In her graphic narrative debut, Uprooted: A Memoir About What Happens When Your Family Moves Back (Roaring Brook, Sept.), author-illustrator Ruth Chan (Have You Seen Gordon?) recounts her family’s move from Toronto to Hong Kong in 1993. Chan’s immigrant parents were excited that her father could work in China while her mother reconnected with relatives, but Chan herself was 13, unpracticed as a Cantonese speaker, and bereft of her friends and an older brother who stayed behind to complete his senior year at boarding school. Chan, who now lives in Brooklyn, spoke with PW about the memoir form, culture shock, and getting over teenage insecurities.

What was it like to work in comics versus the picture book format?

I definitely anticipated that it would be more work, but I didn’t anticipate enough. Writing it, outlining it, thumbnailing it, sketching it, and final art took three years. In picture books, if a character has dialogue, you have to choose one facial expression the character is going to have for that spread. In a graphic novel, you can create a character transformation, even in a five-second conversation, by having a different facial expression per panel. I love that about graphic novels.

What got you interested in writing a memoir?

Initially I wanted to make a graphic novel about my father’s birth [during the Sino-Japanese War in 1944], which I’ve included in Uprooted. I pitched that to my agent, Rebecca Sherman, and she said, “What about your story? You were also uprooted, taken from everything you knew and put in someplace new.” That’s how the whole memoir happened. We’re used to seeing stories of kids who were born in other countries coming to the U.S. and having culture shock, but we don’t see many stories of it going the other way.

How did you bring this project to Roaring Brook?

[Roaring Brook executive editor]

Connie Hsu edited my very first picture books, Where’s the Party? and Georgie’s Best Bad Day. Connie loves working on graphic novels—especially graphic memoirs—so coming back to Roaring Brook was a full-circle thing. And Connie, being Asian American, understood a lot of the nuances, which was really important.

In Uprooted, multiple languages are spoken: English, translated Cantonese, and untranslated Chinese. How did you decide to handle that variation?

It’s a big thing among Asian American kids that our parents will speak to us in their native tongue and we’ll reply in English. It was natural to me growing up, so I wanted to make sure we kept that dynamic. I also wanted readers to feel as confused as I did back then, with maybe a slight frustration when they don’t understand. That’s exactly how I felt, and it was a neat way to remind the reader of the mix of languages.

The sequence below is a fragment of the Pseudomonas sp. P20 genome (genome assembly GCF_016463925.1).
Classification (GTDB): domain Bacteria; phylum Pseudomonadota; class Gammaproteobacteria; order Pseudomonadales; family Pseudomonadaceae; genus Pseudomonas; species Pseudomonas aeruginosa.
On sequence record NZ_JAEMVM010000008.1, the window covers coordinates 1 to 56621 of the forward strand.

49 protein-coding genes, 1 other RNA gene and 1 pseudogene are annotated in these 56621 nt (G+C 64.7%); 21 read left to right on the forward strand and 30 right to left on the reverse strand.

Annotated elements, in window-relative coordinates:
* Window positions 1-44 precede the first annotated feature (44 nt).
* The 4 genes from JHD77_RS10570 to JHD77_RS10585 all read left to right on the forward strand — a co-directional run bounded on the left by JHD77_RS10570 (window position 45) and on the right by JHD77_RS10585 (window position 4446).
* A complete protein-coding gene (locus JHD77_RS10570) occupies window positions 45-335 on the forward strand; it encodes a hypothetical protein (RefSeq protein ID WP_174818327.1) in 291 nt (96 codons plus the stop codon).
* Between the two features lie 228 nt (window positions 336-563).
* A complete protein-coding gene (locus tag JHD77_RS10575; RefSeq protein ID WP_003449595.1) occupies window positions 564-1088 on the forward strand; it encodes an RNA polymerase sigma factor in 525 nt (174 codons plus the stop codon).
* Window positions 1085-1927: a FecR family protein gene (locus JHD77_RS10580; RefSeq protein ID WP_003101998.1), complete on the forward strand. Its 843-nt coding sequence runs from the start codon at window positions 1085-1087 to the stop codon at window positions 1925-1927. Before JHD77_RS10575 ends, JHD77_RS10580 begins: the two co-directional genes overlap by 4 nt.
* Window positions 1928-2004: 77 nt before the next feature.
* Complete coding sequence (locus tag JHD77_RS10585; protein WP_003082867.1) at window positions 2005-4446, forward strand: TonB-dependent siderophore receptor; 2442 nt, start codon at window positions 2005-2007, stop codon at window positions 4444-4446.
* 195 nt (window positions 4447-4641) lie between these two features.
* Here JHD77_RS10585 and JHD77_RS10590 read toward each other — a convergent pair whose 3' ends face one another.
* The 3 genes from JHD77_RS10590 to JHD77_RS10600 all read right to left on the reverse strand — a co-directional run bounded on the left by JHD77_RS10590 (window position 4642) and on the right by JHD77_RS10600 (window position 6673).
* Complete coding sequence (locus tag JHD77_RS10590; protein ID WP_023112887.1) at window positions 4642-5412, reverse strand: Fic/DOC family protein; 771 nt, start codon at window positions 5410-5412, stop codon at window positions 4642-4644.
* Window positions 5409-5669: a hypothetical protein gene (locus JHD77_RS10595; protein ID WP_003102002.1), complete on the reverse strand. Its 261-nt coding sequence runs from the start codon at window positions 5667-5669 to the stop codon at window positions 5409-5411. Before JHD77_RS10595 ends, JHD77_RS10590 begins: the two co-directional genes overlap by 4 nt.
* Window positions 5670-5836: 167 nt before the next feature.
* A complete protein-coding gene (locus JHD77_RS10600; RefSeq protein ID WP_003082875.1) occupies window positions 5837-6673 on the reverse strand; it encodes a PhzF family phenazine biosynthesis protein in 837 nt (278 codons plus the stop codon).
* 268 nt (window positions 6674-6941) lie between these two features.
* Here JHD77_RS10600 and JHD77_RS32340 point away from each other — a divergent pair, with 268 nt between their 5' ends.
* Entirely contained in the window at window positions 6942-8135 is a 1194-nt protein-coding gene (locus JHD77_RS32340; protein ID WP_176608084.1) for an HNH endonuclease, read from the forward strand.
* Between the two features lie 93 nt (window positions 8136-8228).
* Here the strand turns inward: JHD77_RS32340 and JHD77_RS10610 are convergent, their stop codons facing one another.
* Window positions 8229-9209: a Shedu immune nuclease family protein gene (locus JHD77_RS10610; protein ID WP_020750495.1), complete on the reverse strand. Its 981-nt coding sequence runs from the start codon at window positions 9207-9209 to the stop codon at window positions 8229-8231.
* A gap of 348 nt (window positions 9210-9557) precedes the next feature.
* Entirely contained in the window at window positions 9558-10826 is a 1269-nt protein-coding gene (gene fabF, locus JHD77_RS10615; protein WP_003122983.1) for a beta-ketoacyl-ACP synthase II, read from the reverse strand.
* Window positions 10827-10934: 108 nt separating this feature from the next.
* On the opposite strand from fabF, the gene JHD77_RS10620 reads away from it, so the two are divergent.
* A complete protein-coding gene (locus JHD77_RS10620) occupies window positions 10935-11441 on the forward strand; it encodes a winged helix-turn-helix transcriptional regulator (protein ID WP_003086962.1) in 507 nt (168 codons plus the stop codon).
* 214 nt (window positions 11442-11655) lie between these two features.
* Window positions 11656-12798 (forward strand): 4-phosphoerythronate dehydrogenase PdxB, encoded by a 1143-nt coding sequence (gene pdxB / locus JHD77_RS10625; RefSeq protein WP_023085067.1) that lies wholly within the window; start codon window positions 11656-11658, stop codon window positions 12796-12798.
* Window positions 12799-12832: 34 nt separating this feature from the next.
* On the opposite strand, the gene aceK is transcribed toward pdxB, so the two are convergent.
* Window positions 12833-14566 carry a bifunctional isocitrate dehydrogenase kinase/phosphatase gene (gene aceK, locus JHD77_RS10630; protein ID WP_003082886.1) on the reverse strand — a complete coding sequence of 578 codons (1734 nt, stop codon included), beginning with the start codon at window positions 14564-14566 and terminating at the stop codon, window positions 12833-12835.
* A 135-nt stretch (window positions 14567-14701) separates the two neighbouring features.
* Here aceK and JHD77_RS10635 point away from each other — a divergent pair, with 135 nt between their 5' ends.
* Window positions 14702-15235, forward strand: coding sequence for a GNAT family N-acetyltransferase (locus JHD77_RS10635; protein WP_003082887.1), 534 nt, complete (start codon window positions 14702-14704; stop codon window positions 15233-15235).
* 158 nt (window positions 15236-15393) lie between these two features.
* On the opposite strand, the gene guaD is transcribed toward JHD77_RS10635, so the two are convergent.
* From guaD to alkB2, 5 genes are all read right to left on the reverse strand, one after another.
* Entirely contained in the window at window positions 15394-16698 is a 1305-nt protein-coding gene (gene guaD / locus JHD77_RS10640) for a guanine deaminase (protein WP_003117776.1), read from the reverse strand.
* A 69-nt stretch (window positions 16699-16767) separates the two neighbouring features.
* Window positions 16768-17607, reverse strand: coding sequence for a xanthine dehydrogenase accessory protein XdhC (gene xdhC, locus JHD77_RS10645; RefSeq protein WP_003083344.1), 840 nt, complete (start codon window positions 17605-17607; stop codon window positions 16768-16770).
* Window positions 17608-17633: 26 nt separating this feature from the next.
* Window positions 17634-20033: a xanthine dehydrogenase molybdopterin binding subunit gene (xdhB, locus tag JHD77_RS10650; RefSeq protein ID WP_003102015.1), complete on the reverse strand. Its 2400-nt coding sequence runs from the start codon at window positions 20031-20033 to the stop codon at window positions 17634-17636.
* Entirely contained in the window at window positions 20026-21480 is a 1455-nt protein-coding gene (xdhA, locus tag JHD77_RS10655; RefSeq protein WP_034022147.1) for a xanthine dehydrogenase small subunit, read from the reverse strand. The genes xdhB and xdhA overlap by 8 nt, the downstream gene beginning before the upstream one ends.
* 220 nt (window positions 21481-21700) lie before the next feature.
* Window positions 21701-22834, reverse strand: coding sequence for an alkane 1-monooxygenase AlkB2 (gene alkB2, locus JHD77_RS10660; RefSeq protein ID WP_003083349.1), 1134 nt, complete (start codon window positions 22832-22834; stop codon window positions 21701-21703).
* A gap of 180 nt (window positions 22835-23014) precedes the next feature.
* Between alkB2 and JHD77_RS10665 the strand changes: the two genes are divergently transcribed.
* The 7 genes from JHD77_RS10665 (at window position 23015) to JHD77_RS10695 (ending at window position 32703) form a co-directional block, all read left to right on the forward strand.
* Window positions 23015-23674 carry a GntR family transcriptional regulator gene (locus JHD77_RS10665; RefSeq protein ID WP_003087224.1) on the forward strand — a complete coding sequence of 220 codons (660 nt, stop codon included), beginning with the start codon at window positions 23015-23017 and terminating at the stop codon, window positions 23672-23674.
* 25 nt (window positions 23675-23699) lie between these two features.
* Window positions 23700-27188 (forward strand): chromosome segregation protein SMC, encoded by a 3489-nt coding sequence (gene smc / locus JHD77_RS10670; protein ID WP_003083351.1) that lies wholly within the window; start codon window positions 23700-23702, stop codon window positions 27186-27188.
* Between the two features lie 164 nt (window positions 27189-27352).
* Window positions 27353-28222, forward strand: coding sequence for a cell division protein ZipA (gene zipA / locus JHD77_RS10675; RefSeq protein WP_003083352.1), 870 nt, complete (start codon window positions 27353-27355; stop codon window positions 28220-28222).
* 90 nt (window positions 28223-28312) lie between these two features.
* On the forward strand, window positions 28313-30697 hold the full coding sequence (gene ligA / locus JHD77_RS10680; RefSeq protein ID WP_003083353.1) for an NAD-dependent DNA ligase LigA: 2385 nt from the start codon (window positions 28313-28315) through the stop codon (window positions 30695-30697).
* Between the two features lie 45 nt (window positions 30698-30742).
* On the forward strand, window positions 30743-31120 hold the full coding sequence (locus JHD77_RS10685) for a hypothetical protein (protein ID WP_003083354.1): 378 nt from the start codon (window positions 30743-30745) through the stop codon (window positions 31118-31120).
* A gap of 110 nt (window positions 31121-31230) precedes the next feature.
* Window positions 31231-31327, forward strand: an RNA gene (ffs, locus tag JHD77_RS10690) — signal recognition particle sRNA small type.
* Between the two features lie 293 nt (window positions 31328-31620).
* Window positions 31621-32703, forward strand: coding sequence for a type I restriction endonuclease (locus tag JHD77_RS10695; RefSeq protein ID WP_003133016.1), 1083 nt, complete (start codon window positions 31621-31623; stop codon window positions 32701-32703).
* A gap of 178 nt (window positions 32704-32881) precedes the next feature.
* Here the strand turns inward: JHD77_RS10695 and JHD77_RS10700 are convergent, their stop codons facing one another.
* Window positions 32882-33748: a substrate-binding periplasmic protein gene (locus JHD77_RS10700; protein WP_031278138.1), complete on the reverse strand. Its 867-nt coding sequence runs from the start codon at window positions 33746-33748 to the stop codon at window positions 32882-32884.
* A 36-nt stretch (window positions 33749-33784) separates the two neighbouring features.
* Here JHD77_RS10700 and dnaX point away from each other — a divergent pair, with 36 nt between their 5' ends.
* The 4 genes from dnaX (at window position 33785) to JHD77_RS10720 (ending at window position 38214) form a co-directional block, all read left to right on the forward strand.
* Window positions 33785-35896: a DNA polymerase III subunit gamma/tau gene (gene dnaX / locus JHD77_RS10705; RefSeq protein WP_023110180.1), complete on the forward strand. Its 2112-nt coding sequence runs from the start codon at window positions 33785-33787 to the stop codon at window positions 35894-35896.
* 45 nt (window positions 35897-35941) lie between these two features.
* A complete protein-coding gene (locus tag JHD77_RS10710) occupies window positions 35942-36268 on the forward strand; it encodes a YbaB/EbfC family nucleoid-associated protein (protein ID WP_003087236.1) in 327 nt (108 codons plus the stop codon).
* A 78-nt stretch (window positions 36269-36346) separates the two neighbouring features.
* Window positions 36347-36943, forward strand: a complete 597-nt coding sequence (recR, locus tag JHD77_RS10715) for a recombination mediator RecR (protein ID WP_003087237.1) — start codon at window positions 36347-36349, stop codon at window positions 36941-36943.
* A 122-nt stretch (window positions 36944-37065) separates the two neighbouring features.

Can you describe your extended family, who welcomed you even when you were anxious about speaking Cantonese?

They’re a very exuberant group. Everything is very festive and loud and exciting. My loneliness at first really was just about my own insecurity. I mean, when you’re 13, you’re going to be insecure. Since that time, my Chinese obviously improved, and I became pretty close with my cousins, especially Angie, the one in the book shepherding me through.

Will Uprooted have a sequel?

I’m working on a second graphic novel. It’s not necessarily a sequel, but it’s a memoir set in Hong Kong. My mom has OCD, so it’s going to be a little bit about having a parent with OCD and what that meant for me, and I’m going to integrate lots of details about Hong Kong and being a teenager. I’m also working on illustrating a picture book sequel to Have You Seen Gordon?, which I did with Adam Jay Epstein.

We’re used to stories of kids born in other countries coming to the U.S.

What has your family’s response been to the finished book?

I didn’t know whether my parents would be comfortable revealing our lives like this, but they ended up being amazing resources. We dug up all these old photos. My mom would remember things I forgot, and my dad told me about his memories of “talk-to-talk” [conversations they had when Chan was young]. I got to bond with my parents in a new way. My mom is like, “You have to make the next book about me! This one is more about your dad.”

Ruth Chan will participate in the evening author reception, June 11, 5–6:30 p.m.

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